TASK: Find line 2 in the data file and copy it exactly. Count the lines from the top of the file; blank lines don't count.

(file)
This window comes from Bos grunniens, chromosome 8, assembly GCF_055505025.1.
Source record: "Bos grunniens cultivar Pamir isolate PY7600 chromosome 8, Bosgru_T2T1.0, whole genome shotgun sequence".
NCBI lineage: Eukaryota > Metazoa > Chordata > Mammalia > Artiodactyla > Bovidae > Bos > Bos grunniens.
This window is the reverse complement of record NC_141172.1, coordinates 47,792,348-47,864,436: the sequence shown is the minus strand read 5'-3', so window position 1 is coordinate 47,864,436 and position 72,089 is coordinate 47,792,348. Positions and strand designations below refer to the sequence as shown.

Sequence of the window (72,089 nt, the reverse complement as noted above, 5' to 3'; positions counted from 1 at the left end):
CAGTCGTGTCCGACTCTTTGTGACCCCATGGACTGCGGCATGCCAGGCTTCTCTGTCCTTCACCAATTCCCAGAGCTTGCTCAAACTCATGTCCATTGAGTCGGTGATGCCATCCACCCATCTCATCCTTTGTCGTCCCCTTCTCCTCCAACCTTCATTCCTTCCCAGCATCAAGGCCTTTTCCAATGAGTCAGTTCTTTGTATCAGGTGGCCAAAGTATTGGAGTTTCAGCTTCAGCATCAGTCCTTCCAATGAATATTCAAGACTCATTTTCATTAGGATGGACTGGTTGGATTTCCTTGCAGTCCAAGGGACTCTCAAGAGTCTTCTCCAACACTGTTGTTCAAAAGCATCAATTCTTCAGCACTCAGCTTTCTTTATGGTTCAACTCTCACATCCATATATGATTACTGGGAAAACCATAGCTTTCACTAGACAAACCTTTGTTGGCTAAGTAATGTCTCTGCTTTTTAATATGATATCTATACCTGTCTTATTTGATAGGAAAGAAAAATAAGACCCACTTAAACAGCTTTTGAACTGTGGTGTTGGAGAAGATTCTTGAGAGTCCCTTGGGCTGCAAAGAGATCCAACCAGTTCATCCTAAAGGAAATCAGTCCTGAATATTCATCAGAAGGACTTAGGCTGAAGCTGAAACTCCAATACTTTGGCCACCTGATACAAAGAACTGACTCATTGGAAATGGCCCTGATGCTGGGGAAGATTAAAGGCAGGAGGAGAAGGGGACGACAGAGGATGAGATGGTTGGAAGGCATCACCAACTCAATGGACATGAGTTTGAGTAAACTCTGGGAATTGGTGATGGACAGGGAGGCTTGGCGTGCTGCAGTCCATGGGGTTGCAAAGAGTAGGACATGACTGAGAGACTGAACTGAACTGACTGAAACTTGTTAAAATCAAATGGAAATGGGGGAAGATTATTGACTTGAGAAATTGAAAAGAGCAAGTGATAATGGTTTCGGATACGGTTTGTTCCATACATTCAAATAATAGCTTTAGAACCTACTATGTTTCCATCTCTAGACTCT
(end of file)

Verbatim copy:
Source record: "Bos grunniens cultivar Pamir isolate PY7600 chromosome 8, Bosgru_T2T1.0, whole genome shotgun sequence".